The short story is perfectly suited for the bustling American lifestyle. They can be easily enjoyed before bed, while eating breakfast, commuting to work, or during that lazy afternoon hour when the cubicle walls start closing in. One staff member keeps a short story collection in the car to fill the inevitable lulls in life, whether stuck in the waiting room or stranded at the drive-thru.
And yet we continue to notice a reluctance among our customers to read short stories. To confront this obstinance we've started a promotion to urge readers toward this underdog art form. When you buy a book of short stories at Turnrow this summer, we'll enter you to win a bundle of some of our favorite short story collections.
Our renewed interest in short fiction may be partially in response to Wells Tower's tremendous debut collection, Everything Ravaged, Everything Burned, recommended to us by fellow bookseller Joe Nettles, former Square Books all-star, now at Davis-Kidd in Nashville and a legit rocker. He likened the book to reading "a bad-ass collection from the '70s," the kind of book you enjoy all the more knowing that you're holding white-hot talent.
We immediately dipped into this collection and found it was very bad-ass '70s indeed. It brought to mind a comforting blend of two favorite short story masters from that era — Raymond Carver, with his impeccable and unsettling portrayals of deceptively mundane situations, and Barry Hannah, whose wildly creative sentences convey the world in previously unseen shades. Tower has effectively delivered stories that combine these two genius traits without being derivative or overzealous, a fault you'll find in much overpaid verbiage sprung from university writing classes.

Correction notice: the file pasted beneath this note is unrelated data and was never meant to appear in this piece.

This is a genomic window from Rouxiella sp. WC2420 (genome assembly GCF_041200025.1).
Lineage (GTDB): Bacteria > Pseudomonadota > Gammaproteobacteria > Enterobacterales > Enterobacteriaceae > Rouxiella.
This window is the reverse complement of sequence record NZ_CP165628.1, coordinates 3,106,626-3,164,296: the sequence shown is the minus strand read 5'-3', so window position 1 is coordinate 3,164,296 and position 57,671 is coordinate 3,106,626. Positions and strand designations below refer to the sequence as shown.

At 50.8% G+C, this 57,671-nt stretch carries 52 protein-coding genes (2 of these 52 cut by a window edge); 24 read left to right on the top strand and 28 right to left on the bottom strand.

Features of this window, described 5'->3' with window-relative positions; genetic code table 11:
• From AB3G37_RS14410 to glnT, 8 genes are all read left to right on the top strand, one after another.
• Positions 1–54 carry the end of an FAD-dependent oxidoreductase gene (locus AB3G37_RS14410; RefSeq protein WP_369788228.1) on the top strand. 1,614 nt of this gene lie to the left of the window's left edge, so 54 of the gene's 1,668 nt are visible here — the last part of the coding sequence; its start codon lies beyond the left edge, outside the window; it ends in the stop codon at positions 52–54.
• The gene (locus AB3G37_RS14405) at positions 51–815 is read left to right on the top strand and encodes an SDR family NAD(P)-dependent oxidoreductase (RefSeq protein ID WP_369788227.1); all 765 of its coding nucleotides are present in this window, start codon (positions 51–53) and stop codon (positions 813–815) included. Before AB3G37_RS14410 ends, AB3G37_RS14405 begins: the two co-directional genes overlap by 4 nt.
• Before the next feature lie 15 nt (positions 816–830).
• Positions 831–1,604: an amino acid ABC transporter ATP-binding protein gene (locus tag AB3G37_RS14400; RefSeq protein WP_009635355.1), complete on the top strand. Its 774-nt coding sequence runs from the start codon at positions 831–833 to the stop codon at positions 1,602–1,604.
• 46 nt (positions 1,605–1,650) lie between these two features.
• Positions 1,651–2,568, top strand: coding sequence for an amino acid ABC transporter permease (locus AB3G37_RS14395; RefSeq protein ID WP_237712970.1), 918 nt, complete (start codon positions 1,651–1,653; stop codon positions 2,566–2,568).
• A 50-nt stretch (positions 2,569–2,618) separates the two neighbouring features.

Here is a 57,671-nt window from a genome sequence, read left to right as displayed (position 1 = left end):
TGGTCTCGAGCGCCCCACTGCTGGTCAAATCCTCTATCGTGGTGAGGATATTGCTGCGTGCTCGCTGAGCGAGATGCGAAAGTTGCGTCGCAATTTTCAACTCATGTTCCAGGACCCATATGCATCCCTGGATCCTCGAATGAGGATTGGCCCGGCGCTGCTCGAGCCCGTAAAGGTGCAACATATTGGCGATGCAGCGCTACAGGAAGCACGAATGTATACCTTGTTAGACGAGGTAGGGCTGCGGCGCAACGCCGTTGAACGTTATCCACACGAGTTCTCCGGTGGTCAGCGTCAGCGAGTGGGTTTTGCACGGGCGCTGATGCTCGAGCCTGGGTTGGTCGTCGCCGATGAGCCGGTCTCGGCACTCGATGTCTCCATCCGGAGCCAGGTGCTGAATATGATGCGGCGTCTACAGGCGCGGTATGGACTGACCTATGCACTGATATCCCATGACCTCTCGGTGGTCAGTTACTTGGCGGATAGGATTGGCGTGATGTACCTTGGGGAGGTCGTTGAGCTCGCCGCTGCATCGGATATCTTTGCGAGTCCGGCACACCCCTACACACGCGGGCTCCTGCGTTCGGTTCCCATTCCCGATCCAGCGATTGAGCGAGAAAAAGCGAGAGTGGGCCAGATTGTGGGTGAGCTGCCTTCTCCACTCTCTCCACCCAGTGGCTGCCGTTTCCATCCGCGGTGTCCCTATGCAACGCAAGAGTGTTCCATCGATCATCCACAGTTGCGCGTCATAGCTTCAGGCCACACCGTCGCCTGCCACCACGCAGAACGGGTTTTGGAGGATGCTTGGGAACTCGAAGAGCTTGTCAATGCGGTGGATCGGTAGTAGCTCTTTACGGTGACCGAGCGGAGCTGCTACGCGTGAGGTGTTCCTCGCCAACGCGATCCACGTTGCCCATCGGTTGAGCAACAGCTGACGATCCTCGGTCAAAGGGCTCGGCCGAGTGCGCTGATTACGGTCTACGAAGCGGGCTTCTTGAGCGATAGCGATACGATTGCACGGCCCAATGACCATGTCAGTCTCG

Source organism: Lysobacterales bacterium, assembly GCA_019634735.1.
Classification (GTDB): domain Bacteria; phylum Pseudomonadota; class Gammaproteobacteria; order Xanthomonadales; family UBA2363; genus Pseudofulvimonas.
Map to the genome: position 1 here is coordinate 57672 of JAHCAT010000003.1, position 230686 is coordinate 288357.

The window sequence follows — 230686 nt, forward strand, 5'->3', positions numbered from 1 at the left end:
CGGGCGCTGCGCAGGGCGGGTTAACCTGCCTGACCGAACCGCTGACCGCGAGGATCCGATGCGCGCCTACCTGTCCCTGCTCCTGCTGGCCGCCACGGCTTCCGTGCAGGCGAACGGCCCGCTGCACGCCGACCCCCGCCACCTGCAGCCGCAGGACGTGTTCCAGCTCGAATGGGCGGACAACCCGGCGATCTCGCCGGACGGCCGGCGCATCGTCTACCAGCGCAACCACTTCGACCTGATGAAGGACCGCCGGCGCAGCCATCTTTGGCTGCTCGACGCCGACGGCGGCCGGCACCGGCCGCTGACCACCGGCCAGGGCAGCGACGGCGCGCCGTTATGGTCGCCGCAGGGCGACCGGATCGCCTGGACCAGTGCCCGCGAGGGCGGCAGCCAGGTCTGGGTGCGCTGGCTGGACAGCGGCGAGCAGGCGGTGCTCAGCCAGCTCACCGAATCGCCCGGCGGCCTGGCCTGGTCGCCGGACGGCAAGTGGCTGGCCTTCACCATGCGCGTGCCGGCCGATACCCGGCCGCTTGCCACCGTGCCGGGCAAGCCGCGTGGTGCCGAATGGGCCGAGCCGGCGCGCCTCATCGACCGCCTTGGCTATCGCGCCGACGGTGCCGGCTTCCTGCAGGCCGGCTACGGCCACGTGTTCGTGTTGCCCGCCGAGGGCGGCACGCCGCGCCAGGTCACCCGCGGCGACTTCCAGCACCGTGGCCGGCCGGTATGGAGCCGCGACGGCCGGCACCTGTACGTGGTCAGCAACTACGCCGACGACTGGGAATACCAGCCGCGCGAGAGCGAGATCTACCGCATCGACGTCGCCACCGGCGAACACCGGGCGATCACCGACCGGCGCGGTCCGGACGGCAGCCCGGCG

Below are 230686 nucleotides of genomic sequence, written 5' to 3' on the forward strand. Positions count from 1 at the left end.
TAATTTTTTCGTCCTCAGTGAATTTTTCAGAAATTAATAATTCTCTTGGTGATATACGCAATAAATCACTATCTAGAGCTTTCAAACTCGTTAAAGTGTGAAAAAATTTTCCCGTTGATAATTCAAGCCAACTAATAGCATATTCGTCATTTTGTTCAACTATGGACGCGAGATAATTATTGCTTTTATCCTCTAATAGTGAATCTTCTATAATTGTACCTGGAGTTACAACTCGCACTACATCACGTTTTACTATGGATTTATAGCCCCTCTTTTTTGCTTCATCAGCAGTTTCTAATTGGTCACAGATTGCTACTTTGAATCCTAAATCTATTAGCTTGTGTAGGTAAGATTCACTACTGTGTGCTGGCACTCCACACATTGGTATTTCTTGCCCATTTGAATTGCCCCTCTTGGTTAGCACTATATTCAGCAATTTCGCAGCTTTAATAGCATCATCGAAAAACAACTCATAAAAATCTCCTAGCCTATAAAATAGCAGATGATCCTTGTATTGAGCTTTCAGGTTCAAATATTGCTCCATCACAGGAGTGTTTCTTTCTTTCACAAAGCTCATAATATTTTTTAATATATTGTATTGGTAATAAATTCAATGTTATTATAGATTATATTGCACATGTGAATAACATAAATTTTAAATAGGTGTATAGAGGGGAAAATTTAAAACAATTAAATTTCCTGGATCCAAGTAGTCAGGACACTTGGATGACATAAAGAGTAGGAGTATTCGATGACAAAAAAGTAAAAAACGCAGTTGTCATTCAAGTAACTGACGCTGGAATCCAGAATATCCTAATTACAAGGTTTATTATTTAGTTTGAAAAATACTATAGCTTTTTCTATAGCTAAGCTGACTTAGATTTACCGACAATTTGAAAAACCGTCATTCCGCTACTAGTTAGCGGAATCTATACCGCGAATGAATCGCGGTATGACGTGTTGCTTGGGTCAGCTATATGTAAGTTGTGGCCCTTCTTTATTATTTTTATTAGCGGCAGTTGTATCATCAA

The lives depicted in Everything Ravaged, Everything Burned are not pretty, nor are they morose or saddled with stylized gloom. The stories are driven by the humor in uncomfortable situations, delivered without judgment or tidy conclusions. They are sleek, without wasted words and dull ponderance; they move with welcome tics and surprises of language. The characters are the sort you'll follow out of morbid curiosity, like an odd stranger spied in public and wondered about in voyeuristic daydreams. Good stories like these let you follow them home from the safety of the static page.
We could go on heaping praise for Mr. Tower and his auspicious debut. But let us encourage you instead to take a few minutes and flavor your day with a sample of his colorful fiction. Check out a selection from the book, "Leopard," available at the New Yorker site. If you want more, buy the book at Turnrow so we can enter you for a chance to win a nice pile of favored collections.